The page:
Electric bicycles, often known simply as e-bikes, have become incredibly popular in recent years. Proven to make cycling much more accessible, e-bikes are a powerful way for riders of any and all fitness levels to tap into the health benefits of cycling.
A Quick Introduction to E-Bikes
Virtually any type of bicycle—road bike, mountain bike, all-purpose bike, and everything in between—can be an electric bike. E-bikes are defined by the use of a lightweight, high-efficiency electric motor, which provides varying degrees of pedaling assistance.
There are three main types of e-bikes, each defined by the way the motor works:
- Pedal-Assist e-bikes, also known as “pedelecs,” use a pedal assist system that automat- ically turns on whenever you pedal. Some pedal-assist bikes provide steady and continuous assistance the entire time the pedals are moving, and others use sensors to adjust torque, giving riders more assistance on uphills and less assistance on downhills and level ground.
- Throttle-Only electric bikes put riders in full control of the motor. Generally, these e-bikes do not include an automatic pedal assist system. Instead, riders use a throttle to turn the motor on and off, and to control how much assistance the motor provides.
- Combination or Power-on-Demand e-bikes are essentially a combination of pedal-assist and throttle-only. They typically include an automatic pedal assist system, but you can also control it using a throttle. As a result, you decide whether or not the motor kicks in automatically and how much power the motor provides. You can also choose to ride in pedal-only or motor-only modes
Removing Barriers to Pedaling
Since hitting the cycling scene in the late 1990s and early 2000s, e-bikes have exploded in popularity. There are now more than 200 million e-bikes being pedaled around the world.
One of the biggest reasons electric bicycles have become so popular is that they help riders overcome many of the biggest barriers to cycling, including hilly and difficult terrain, distance, concerns about getting too sweaty or dirty while riding, speed, poor physical fitness, joint pain, and many others. By providing a way to overcome these barriers, e-bikes have proven to empower more people than ever before to begin cycling and to spend more time cycling.
Health and Fitness Benefits of E-Bikes
At first glance, it’s easy to assume that because e-bikes use motors, they don’t give you as much exercise as a regular bicycle. However, researchers have found that e-bikes end up producing nearly the same health and fitness benefits as conventional bicycles. And for many riders—especially those for whom regular bikes are inaccessible—electric bikes can often be more effective than regular bikes.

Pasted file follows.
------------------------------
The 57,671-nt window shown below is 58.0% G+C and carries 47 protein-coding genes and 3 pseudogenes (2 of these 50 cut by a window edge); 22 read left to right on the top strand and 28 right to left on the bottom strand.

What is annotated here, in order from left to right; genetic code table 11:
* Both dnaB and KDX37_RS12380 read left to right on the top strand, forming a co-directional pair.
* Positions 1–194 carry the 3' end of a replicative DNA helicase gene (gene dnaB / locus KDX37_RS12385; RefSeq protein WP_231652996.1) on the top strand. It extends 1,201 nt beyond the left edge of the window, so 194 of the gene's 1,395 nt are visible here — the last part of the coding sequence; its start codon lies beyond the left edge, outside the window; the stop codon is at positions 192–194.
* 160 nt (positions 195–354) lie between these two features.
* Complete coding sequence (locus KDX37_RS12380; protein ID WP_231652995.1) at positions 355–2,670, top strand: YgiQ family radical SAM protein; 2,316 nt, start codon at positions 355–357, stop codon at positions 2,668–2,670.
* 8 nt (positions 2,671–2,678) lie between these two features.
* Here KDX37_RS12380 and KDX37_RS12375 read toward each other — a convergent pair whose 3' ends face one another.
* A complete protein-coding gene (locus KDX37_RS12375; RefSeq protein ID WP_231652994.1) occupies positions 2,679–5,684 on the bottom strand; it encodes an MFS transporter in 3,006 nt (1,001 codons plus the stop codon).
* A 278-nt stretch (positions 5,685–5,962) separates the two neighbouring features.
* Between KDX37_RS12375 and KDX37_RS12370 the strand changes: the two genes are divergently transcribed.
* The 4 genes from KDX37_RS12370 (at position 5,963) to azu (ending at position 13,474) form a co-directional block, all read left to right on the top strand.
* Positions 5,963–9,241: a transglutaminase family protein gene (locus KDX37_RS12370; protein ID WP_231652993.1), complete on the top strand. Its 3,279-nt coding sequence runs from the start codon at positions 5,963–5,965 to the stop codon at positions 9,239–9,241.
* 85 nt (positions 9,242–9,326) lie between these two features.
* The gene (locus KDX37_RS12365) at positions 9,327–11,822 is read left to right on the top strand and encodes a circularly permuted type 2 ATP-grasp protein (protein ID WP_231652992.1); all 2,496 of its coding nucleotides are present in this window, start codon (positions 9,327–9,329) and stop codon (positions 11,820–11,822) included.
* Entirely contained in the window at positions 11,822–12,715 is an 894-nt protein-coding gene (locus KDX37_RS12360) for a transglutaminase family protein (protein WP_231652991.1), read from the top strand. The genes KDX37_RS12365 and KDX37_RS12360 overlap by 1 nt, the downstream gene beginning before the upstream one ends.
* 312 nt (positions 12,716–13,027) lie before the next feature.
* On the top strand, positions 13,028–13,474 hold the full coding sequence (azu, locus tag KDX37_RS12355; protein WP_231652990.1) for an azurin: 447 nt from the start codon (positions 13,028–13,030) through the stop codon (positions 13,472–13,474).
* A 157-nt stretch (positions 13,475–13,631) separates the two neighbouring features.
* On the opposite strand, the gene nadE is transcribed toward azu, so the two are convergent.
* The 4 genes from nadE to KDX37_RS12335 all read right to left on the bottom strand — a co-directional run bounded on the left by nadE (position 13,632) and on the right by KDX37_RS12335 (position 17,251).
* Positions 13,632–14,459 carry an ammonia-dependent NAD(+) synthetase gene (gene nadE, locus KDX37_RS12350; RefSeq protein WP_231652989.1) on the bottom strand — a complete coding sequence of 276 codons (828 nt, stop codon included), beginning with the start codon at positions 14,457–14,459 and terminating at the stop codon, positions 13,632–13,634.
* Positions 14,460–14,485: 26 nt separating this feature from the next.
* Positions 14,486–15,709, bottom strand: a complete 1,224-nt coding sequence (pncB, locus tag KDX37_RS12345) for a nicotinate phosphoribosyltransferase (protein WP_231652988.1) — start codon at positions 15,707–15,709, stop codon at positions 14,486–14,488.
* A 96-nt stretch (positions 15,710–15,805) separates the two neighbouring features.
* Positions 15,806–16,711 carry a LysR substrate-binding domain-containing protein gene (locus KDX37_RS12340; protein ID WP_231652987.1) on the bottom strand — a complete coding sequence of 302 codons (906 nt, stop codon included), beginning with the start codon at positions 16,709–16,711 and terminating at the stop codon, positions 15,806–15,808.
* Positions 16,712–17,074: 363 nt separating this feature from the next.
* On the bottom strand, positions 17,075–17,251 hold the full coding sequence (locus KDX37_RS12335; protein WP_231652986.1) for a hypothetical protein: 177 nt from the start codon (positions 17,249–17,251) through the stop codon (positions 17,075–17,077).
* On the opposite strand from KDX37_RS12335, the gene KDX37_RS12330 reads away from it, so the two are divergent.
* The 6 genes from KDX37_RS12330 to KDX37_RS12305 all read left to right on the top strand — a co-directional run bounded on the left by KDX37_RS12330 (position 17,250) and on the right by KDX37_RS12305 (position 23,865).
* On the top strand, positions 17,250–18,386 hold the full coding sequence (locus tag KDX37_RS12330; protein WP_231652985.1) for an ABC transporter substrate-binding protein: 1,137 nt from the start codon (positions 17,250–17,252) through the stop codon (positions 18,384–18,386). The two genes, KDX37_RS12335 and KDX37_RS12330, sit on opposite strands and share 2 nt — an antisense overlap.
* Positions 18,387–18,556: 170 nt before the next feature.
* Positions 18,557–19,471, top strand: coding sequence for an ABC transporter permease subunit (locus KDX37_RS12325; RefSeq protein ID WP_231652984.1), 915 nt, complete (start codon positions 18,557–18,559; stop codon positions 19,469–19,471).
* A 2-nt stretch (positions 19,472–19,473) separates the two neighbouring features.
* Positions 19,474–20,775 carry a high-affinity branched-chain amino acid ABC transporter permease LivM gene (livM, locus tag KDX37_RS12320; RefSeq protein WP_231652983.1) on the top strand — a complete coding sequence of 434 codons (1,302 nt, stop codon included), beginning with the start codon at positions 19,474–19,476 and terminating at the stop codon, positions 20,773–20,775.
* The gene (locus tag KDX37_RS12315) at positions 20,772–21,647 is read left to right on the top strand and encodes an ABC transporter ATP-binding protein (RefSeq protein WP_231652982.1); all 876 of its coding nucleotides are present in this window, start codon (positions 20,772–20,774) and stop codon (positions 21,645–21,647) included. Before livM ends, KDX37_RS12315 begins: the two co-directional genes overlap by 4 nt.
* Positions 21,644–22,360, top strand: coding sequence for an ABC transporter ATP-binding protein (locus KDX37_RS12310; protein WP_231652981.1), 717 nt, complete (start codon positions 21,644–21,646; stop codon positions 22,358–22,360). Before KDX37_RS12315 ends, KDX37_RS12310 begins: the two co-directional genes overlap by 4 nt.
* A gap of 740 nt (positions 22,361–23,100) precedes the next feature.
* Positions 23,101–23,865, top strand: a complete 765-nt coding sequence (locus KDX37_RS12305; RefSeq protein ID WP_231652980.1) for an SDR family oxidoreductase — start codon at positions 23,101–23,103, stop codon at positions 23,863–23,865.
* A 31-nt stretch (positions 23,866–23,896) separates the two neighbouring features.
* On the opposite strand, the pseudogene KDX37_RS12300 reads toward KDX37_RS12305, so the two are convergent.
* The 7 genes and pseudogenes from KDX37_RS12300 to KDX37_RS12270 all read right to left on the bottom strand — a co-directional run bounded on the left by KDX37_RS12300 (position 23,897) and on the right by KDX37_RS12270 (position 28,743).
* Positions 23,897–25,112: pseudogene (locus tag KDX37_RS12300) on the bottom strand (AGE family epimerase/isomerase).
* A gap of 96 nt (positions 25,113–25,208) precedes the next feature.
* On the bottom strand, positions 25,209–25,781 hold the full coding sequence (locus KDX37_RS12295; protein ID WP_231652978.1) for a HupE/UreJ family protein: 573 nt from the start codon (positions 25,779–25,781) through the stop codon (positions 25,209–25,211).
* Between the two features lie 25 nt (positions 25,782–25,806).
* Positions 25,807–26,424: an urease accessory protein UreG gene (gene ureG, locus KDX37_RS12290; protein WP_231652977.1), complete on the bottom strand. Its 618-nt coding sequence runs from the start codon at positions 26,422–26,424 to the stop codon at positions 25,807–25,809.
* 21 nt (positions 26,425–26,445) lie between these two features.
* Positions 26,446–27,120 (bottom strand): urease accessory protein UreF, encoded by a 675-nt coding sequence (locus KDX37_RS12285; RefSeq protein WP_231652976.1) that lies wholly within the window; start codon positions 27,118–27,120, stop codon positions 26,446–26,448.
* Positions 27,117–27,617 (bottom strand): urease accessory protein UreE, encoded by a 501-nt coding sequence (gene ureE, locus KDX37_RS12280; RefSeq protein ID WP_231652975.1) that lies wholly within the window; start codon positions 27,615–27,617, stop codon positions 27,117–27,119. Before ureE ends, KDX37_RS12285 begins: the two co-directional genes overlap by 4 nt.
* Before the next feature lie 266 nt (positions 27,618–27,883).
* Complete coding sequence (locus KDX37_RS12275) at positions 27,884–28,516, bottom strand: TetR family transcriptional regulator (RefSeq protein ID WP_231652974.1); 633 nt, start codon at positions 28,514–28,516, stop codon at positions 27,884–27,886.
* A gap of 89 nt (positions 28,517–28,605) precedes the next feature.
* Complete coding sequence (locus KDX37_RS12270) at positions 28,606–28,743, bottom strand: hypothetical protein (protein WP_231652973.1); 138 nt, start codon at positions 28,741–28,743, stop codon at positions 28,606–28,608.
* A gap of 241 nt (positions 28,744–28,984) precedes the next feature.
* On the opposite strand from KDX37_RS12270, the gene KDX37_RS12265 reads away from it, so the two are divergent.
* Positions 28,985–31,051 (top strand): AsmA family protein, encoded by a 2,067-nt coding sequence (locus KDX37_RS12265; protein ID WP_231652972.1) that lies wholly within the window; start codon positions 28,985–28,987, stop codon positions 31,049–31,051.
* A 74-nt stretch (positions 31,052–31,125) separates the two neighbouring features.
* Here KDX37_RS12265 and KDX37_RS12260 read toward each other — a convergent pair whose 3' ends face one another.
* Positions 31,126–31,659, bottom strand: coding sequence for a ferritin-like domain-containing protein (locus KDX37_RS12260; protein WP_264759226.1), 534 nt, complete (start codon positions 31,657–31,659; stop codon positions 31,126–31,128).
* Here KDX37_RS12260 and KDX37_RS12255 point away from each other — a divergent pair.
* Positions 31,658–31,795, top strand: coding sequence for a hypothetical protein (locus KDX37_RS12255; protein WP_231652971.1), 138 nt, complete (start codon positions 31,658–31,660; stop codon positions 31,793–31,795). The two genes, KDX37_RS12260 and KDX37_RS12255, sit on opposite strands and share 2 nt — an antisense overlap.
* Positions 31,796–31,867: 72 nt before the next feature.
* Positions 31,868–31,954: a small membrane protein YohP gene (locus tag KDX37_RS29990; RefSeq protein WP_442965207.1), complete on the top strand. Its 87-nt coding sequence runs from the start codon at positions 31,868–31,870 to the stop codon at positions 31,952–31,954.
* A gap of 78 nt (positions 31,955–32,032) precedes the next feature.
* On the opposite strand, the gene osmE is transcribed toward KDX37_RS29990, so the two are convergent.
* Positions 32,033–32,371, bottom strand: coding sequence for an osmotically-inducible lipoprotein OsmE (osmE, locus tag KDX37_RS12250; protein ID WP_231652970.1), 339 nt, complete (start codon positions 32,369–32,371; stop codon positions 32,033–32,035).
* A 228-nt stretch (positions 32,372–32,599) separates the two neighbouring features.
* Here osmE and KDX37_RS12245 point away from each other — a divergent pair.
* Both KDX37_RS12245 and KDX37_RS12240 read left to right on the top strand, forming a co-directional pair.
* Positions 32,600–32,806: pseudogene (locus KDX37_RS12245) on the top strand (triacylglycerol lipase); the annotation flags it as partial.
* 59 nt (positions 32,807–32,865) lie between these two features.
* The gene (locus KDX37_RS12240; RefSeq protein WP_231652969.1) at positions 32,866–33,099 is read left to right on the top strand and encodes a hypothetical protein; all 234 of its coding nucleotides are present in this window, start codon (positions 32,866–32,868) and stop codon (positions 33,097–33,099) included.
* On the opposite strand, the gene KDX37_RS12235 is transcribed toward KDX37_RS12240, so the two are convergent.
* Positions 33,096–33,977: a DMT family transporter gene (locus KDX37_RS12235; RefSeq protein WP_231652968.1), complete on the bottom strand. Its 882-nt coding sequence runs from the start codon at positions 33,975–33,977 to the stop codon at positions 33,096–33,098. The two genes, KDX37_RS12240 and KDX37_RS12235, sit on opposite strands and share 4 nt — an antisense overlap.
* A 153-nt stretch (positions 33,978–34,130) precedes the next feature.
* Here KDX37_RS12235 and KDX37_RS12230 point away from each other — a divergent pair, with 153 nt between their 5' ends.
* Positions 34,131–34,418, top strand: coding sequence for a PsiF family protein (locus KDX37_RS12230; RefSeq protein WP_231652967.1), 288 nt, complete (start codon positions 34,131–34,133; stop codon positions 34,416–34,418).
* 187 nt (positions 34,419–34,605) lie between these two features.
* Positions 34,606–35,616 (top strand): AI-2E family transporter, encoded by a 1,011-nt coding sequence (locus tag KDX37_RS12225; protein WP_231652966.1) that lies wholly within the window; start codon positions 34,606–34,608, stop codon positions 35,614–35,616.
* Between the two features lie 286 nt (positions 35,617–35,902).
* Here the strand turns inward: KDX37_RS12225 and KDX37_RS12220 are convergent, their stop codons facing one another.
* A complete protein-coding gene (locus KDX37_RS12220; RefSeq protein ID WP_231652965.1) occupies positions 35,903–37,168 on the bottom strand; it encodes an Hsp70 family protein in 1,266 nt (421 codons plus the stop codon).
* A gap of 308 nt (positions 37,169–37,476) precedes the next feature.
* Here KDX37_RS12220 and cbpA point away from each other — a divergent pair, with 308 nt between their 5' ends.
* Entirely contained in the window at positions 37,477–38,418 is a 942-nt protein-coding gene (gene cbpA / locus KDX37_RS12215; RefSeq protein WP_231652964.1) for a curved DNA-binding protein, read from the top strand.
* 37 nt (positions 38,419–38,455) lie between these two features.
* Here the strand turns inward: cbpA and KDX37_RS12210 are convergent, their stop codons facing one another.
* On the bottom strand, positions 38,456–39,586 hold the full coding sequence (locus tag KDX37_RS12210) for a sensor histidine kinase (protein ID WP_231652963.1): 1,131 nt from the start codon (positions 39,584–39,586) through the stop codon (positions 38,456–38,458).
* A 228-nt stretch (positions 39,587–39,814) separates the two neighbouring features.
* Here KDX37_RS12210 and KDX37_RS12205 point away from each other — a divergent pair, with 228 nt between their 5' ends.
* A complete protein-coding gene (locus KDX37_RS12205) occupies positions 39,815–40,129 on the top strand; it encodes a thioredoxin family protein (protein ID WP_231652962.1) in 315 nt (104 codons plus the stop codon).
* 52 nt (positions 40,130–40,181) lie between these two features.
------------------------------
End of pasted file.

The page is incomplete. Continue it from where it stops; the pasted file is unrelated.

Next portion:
Here’s what some of the most recent data shows:
- A 2016 study from researchers at the University of Colorado Boulder found that after just four weeks of commuting with an e-bike, cyclists showed marked improvements in aerobic fitness, blood sugar control, and fat mass.
- In 2017, researchers in Norway found that people’s lifestyles became 8.5 times more active when they begin riding an electric bicycle. And people who ride e-bikes ended up being nearly as active as people who ride conventional bicycles—a finding that helps dispel the assumption that e-bikes aren’t as effective as conventional bikes.
- A study published in 2018 by researchers at the University of Basel, in Switzerland, found that riding an e-bike produced significant improvements in cardiorespiratory fitness, regardless of the rider’s current fitness level. Lead researcher Arno Schmidt-Trucksäss summarized the findings: “Those who use e-bikes on a regular basis benefit perma- nently, not only in terms of their fitness, but also in terms of other factors such as blood pressure, fat metabolism, and their mental well-being.”
- Another study published in 2018 found that e-cycling “could increase fitness” and that riding an e-bike “elicited a heart rate” high enough to become beneficial to people with diabetes, leading researchers to conclude that “electric bicycles have potential as a health-improving intervention in people with Type 2 diabetes.”
- And finally, in 2018, a group of researchers completed a detailed review of 17 published studies related to e-bikes. They concluded that e-bikes provide a number of health benefits, including “physical activity of at least moderate intensity” and improved “cardiorespiratory fitness in physically inactive individuals.” They also found that “e-cycling can contribute to meeting physical activity recommendations and increasing physical fitness.” Ultimately, researchers concluded that e-bikes are an effective “alter- native to conventional cycling,” especially since electric bicycles are significantly more accessible to a wider range of individuals than non-motorized bicycles.
In the end, the real power of electric bicycles is their versatility and accessibility. Whether you’re a seasoned cyclist, a brand new rider, or somewhere in between, e-bikes make it easier to get in the saddle and stay there longer. And ultimately, this gives everyone more options and new possibilities—especially when it comes to improving health and fitness.